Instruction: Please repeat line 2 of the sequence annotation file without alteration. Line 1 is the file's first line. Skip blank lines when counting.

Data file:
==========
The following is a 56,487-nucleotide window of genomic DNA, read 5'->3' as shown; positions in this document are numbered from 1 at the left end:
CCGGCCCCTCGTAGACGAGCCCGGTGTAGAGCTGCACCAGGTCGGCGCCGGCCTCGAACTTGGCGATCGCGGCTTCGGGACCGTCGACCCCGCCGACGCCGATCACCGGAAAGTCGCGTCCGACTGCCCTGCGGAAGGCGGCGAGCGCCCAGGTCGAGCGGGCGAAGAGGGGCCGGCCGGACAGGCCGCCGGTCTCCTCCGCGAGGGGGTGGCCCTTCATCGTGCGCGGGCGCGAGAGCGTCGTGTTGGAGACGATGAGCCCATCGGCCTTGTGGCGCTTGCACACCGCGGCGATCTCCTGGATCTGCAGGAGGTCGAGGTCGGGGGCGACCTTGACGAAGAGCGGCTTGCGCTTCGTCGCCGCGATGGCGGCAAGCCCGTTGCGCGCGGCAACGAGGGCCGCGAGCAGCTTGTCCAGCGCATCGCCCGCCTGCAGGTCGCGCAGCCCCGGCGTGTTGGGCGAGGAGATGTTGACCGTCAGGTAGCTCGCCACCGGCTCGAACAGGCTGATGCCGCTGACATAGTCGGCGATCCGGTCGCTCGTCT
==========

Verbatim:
CCGGCCCCTCGTAGACGAGCCCGGTGTAGAGCTGCACCAGGTCGGCGCCGGCCTCGAACTTGGCGATCGCGGCTTCGGGACCGTCGACCCCGCCGACGCCGATCACCGGAAAGTCGCGTCCGACTGCCCTGCGGAAGGCGGCGAGCGCCCAGGTCGAGCGGGCGAAGAGGGGCCGGCCGGACAGGCCGCCGGTCTCCTCCGCGAGGGGGTGGCCCTTCATCGTGCGCGGGCGCGAGAGCGTCGTGTTGGAGACGATGAGCCCATCGGCCTTGTGGCGCTTGCACACCGCGGCGATCTCCTGGATCTGCAGGAGGTCGAGGTCGGGGGCGACCTTGACGAAGAGCGGCTTGCGCTTCGTCGCCGCGATGGCGGCAAGCCCGTTGCGCGCGGCAACGAGGGCCGCGAGCAGCTTGTCCAGCGCATCGCCCGCCTGCAGGTCGCGCAGCCCCGGCGTGTTGGGCGAGGAGATGTTGACCGTCAGGTAGCTCGCCACCGGCTCGAACAGGCTGATGCCGCTGACATAGTCGGCGATCCGGTCGCTCGTCT